Friday, November 30, 2012

Small Plates: 11.30.12

Astro Doughnuts & Fried Chicken is coming to 13th and G early next year. [Washingtonian]

Check this out for another take on food in New Orleans. [The Plate]

Favorite dining spots while shopping in Georgetown. Haven't they heard of Amazon? [Washingtonian]

Frederick De Pue, of Table, opening seafood restaurant in Cafe Atlantico space. [Young & Hungry]

Thursday, November 29, 2012

Small Plates: 11.29.12

Why did Edan MacQuaid's pizzeria quit? Is Littlest Italy too big? [Young & Hungry]

New Eastern Market bar Beucher's Saloon schedules opening for January 7. [Washingtonian]

Bardo has it backwards: they have a liquor license, now just need to build a bar. [DCist]

Radius Pizza now serves booze. They'll start offering cocktails later this week. [Young & Hungry]

Wednesday, November 28, 2012

Small Plates: 11.28.12

Quench is hosting a series of pop-ups, including Laotian and Korean. [Young & Hungry].

West of the Palomar Hotel, La Kazba offers Moroccan food and belly-dancing. [Borderstan]

In further signs of gentrification, an 'upscale grocer' is coming to 14th and Belmont. [PoP]

Union Market will now be open five days a week. Go check out Buffalo & Bergen! [Young & Hungry]

Tuesday, November 27, 2012

Small Plates: 11.27.12

Two levels not enough? After Repeal Day, Jack Rose will have three. [Young & Hungry]

Foggy Bottom elder stateman Kinkead's will be closing in December. [Eater]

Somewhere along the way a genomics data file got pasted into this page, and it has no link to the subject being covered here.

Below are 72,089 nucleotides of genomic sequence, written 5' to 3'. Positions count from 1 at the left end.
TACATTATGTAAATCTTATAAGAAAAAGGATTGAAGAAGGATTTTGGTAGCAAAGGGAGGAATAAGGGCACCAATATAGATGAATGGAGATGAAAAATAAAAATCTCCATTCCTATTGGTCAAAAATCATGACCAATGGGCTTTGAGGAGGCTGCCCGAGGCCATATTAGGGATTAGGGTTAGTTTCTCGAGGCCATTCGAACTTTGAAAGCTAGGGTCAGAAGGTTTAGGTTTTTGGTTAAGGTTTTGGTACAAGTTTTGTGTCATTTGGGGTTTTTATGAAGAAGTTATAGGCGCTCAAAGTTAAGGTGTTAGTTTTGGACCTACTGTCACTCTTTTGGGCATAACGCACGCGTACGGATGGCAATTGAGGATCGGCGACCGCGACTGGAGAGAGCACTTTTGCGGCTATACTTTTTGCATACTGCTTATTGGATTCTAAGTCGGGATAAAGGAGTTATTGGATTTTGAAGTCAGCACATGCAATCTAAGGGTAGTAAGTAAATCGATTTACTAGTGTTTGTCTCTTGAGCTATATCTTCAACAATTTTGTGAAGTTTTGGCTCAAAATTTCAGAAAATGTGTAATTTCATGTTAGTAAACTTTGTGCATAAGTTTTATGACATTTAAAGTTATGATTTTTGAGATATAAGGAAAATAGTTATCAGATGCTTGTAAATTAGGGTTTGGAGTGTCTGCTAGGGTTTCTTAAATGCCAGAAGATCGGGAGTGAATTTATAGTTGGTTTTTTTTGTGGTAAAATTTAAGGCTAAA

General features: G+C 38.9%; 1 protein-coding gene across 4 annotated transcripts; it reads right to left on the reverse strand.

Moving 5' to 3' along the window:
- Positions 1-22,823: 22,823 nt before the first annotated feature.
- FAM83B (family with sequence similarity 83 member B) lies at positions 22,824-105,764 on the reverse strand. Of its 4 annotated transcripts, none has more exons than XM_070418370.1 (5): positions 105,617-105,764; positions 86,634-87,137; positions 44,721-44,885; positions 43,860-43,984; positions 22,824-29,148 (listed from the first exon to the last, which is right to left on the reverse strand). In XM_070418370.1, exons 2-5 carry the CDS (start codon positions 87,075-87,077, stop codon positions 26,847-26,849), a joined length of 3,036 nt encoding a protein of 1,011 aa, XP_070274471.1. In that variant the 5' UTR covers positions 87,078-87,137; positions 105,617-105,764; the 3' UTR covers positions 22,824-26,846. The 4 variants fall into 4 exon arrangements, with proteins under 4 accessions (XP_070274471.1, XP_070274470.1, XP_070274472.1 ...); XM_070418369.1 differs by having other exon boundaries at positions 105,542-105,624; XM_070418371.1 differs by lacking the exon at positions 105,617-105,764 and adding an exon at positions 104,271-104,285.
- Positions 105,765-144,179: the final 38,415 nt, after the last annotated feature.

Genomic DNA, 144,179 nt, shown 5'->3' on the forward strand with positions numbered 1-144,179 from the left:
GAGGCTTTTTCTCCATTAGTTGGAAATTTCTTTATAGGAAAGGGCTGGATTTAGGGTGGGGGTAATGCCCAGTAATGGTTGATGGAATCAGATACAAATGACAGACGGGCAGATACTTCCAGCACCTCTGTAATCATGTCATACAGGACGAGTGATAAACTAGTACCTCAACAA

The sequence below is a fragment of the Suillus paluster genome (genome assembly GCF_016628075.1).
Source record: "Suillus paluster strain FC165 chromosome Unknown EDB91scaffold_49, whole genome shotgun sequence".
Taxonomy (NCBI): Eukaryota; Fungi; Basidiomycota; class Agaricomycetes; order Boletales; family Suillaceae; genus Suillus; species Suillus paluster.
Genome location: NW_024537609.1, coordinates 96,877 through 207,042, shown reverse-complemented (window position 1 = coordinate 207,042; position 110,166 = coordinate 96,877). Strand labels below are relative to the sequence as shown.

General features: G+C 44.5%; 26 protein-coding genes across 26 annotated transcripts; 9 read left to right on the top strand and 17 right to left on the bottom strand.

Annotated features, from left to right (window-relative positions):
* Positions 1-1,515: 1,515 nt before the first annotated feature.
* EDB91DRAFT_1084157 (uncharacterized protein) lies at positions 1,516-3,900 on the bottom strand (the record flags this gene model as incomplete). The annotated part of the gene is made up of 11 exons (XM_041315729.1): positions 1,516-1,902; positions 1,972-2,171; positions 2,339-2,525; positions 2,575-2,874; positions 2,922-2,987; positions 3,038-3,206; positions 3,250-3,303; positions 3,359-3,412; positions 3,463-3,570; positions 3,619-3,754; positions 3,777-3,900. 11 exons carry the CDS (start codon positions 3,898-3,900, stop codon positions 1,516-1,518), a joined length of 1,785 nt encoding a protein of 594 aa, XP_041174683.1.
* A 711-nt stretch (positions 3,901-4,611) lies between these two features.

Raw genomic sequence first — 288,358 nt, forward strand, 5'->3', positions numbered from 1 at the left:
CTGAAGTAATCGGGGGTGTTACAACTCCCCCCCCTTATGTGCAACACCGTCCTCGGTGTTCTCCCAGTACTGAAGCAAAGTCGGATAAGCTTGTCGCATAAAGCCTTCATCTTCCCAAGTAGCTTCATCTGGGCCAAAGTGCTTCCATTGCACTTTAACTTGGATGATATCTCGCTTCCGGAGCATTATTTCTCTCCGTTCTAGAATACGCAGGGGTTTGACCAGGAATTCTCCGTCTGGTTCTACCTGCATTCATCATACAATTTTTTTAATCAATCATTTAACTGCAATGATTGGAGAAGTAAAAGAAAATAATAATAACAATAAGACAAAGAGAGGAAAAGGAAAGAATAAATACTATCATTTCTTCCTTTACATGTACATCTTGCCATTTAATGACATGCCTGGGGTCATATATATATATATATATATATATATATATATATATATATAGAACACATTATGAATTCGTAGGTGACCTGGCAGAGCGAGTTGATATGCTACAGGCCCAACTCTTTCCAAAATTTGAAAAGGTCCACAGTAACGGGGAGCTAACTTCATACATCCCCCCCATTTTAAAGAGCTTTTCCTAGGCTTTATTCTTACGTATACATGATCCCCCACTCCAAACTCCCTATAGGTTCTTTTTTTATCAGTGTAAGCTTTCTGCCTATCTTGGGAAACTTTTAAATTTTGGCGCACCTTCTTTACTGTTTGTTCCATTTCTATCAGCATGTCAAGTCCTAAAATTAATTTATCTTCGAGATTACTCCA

Pete's and  Taqueria Distrito Federal are coming soon to Silver Spring. [PoP]

Firefly will have $10 drinks to celebrate Repeal Day. [Washingtonian]

If anyone is ever in St. Louis, be sure to check out taste. in the Central West End. Tasty!

Tuesday, November 20, 2012

Small Plates: 11.20.12

Single-A team Stockton Ports has a mascot who wields a stalk of asparagus as a bat. [Atlantic Cities]

Can you be the distiller of the year if you don't actually distill anything? [Rowley's Whiskey Forge]

Firefly will have a $10 cocktail menu for Repeal Day. Best holiday ever. [Washingtonian]

Meridian Pint will be closing over the long weekend for renovations; basement still open. [PoP]

I'll be out of town for Thanksgiving, so posting will be light. I'm thankful for all of my readers -- both of you!

Friday, November 16, 2012

Small Plates: 11.16.12

Jewish deli DGS opens in Dupont. They have a bar! [Washingtonian]

Finally, the Matchbox at 14th and T looks like it's going to open November 30th. [Borderstan]

Shadiest looking fish shop since Fish in the Hood got a makeover adds wings. [PoP]

Want a bookstore? Be more like Adams Morgan. [GGW]

Thursday, November 15, 2012

Small Plates: 11.15.12

Woodward Table and WTF are now open. Apparently Jeff Buben didn't know what wtf stood for... [Young & Hungry]

The Gryphon is coming to Connecticut, just south of Dupont, where Heritage India used to be. [PoP]

World's best sushi restaurant Kushi is launching a food truck focusing on rice bowls. [Young & Hungry]

The Logan Circle Whole Foods is now doing wine and cheese samples Wednesdays. [Borderstan]

Tuesday, November 13, 2012

Small Plates: 11.13.12

Bakehouse bakery opening early next year at 14th and T. [Borderstan]

Long-anticipated Suna opening this week above Acqua Al 2. [Young & Hungry]

Owners of gyro mecca Greek Spot opening an 'island' restaurant. [New Columbia Heights]

Thai X-ing is opening a new restaurant near the 9:30 Club in January. [PoP]

Monday, November 12, 2012

New Orleans, Day 4